Here is a list (from Think Progress) of some protests going on throughout the country against the fascist Trump’s illegal & immoral executive order banning refugees & migrants from the nations of Syria, Iran, Sudan, Yemen, Iraq, Libya, and Somalia, all nations the US has bombed, invaded, or sanctioned. Do what you can: if marching or protesting is not your thing, write or create art, or call your congressperson, spread information through your social media or blog, volunteer to help refugees, or donate to a reputable charity helping refugees, like the UN Refugee agency (https://donate.unhcr.org/us-en/redirect/). Do what you can.
January 29, 4–6 p.m.
Hartsfield-Jackson Atlanta Airport
January 29, 4–5 p.m.
Court House Lawn
January 29, 1–3 p.m.
Canton, New York
January 29, 12 p.m. — 1:30 p.m.
Park St. and Main St.
Chapel Hill, North Carolina
January 29, 12 p.m. — 2 p.m.
Peace and Justice Plaza
January 28, happening now
O’Hare International Airport
January 28, 5–7 p.m.
Denver International Airport
January 29, 3 p.m.
Hamtramck City Hall
January 29, 4–6 p.m.
DTW- Macnamara Termial- Intl Arrivals
January 28, 7 p.m.
IAH Terminal E
January 29, 1–4 p.m.
January 29, 11:30 a.m. -12:30 p.m.
Sen. Mitch McConnell’s office
January 28, happening now
Minneapolis–Saint Paul International Airport
January 31, 4:30–6 p.m.
Minneapolis Federal Building
Newark, New Jersey
January 28, happening now
Newark Liberty International Airport
January 28, 5–8 p.m.
LAX, Tom Bradley International Terminal
January 29, 1–4 p.m.
LAX, Tom Bradley International Terminal
January 29, 3–4:30 p.m.
Sen. Bob Corker’s office
The Democratic Party & many mainstream (especially white upper middle class) liberals will roll over like a dog for Trump & the GOP in hopes of getting some legislative & policy table scraps. This whole “civil war” narrative for the Democratic Party, this whole Clinton/Schumer corporate elites vs. populist working class allies Sanders/Warren/Ellison is just that: a narrative meant to divert effort & energy away from the protests, art, writing, civil disobedience, grass roots & communal organizing & self-governance that is the ONLY real antidote to the sort of incipient fascism/nationalist populism being embraced by the ruling & media elites.
DO NOT BUY INTO IT.
Ignore the Democratic Party “get out the vote” shaming & its mirror image “third party” utopianisms, ignore the “we need to reach out to the white working classes” bullshit: organize, speak out & act out in any way you can. The system is broken, it does not deserve to be put back together. We must create a new one from the ideas & imaginations within ourselves. We must abandon the party system entirely. We must eventually even abandon the discursive & self-justifying system of nationalism. There is no hope for the US. There is only hope if we create, together, Post-US narratives & systems.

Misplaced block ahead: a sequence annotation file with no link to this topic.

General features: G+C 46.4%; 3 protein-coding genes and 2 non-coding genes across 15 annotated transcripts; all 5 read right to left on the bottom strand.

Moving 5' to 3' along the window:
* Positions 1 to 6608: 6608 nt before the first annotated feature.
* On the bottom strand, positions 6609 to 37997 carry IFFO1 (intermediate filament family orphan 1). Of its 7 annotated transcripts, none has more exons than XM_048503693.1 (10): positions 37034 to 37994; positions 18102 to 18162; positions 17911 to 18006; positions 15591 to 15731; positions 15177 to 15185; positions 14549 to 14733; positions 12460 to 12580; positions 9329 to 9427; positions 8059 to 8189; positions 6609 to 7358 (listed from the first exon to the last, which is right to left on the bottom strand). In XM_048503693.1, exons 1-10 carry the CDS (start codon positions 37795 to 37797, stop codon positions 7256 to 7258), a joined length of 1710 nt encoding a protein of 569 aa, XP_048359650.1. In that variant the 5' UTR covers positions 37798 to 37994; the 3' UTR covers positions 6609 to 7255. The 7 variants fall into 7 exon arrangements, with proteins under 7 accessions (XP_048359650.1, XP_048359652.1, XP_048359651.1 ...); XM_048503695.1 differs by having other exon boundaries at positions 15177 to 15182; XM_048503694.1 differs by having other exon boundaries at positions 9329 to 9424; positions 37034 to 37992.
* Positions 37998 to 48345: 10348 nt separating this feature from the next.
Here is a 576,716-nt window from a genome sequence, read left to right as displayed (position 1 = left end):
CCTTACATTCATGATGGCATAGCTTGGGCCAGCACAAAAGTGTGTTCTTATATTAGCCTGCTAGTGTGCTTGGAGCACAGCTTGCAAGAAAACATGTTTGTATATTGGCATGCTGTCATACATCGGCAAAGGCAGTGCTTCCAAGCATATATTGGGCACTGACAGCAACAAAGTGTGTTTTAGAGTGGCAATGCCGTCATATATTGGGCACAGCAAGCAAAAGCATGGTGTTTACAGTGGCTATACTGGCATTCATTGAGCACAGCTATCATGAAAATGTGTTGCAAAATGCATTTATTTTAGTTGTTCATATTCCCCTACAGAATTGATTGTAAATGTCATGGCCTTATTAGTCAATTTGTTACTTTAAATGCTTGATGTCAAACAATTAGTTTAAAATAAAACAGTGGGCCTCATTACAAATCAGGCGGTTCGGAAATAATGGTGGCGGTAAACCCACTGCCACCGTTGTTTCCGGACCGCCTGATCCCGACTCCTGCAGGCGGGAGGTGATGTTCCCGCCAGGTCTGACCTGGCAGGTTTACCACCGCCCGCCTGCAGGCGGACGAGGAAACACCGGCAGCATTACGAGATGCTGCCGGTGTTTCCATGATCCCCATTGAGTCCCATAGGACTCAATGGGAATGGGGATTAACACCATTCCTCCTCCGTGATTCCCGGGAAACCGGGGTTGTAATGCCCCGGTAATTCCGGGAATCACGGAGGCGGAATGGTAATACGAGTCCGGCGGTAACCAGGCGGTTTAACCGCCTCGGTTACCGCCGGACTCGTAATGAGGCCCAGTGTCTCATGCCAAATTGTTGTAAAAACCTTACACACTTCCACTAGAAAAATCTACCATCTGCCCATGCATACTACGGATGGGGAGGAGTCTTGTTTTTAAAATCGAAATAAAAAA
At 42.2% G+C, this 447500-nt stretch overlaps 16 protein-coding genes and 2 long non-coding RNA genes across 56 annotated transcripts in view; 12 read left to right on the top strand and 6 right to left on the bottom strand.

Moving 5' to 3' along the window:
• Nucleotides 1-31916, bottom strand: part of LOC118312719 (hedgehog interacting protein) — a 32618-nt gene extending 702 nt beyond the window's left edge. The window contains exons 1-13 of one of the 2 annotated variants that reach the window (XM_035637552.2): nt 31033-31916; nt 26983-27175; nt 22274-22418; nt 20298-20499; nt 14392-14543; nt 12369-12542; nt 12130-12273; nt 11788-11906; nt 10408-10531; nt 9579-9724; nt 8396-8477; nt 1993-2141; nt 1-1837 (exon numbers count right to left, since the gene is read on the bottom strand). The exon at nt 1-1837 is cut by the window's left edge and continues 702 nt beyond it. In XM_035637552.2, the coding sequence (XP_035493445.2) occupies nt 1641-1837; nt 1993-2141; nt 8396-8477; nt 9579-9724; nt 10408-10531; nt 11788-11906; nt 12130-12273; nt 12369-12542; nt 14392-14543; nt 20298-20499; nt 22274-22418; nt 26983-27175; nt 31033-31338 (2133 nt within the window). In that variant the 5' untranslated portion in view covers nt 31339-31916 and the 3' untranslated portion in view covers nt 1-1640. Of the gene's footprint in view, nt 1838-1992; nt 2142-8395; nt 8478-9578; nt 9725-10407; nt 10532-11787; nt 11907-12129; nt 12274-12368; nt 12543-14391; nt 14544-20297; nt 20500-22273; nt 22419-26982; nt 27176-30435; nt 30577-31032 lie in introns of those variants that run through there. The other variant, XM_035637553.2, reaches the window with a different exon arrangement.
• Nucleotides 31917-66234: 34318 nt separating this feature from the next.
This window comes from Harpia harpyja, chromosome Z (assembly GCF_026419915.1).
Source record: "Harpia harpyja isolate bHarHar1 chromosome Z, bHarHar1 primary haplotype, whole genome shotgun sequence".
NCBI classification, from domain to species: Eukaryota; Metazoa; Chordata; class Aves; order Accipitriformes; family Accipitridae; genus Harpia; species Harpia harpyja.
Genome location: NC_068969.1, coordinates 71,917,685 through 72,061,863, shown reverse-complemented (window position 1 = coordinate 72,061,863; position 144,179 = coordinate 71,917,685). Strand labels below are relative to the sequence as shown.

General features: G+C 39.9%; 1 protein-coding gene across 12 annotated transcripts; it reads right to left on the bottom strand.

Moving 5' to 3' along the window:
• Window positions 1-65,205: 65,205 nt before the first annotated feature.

it is a rag
it ain’t my bag
to salute this piece of cloth
in the eyes of those
to be “liberated”
in its name
is just a rag
a blood one at that
used to mop up the
trail of tears
and 500 years
red as the blood that stains the great plains
white as the skin of the conquerors
blue as the blood of those who profited
and who profit still
on the tyranny
The following essay was written by a good friend of mine, an anonymous patient on the Medical Marijuana Registry
As many people know, states around the US are allowing the use of marijuana to treat chronic pain or otherwise incapacitating illnesses and disabilities (with the exception of Colorado, Oregon, Washington, and Alaska who have simply legalized marijuana altogether.) This, however, is not a piece about the legalization of marijuana, though I do support that for various reasons. This piece is about what is like to be a patient on a medical marijuana registry.
When I was first diagnosed with an auto-immune disorder, I was devastated. I remember going to the pharmacy to pick up my new life-style-in-a-bottle. And, man, was it a big bottle. It was the length of my forearm, and it had “refill as needed” written on the side. I sat in my car and I cried. I was not looking forward to shoving 9 of these down my throat every day (3 morning, noon, and night.) On top of that, I had steroids, pain killers, and a host of other scheduled drugs. I had cases of pill packs with labels so I didn’t forgot to take what and when and I was taking up to 17 pills per seating. I got really good at just swallowing a handful of them with a big gulp of water. Hooray for new talents right? I was on so many pills my birth control stopped working, leading to an accidental pregnancy and subsequent miscarriage (as one of the drugs killed basically anything trying to live inside of me. Sort of thankfully, I was in no shape to carry a child. Let alone care for one and raise it. I could barely get out of bed at this point.)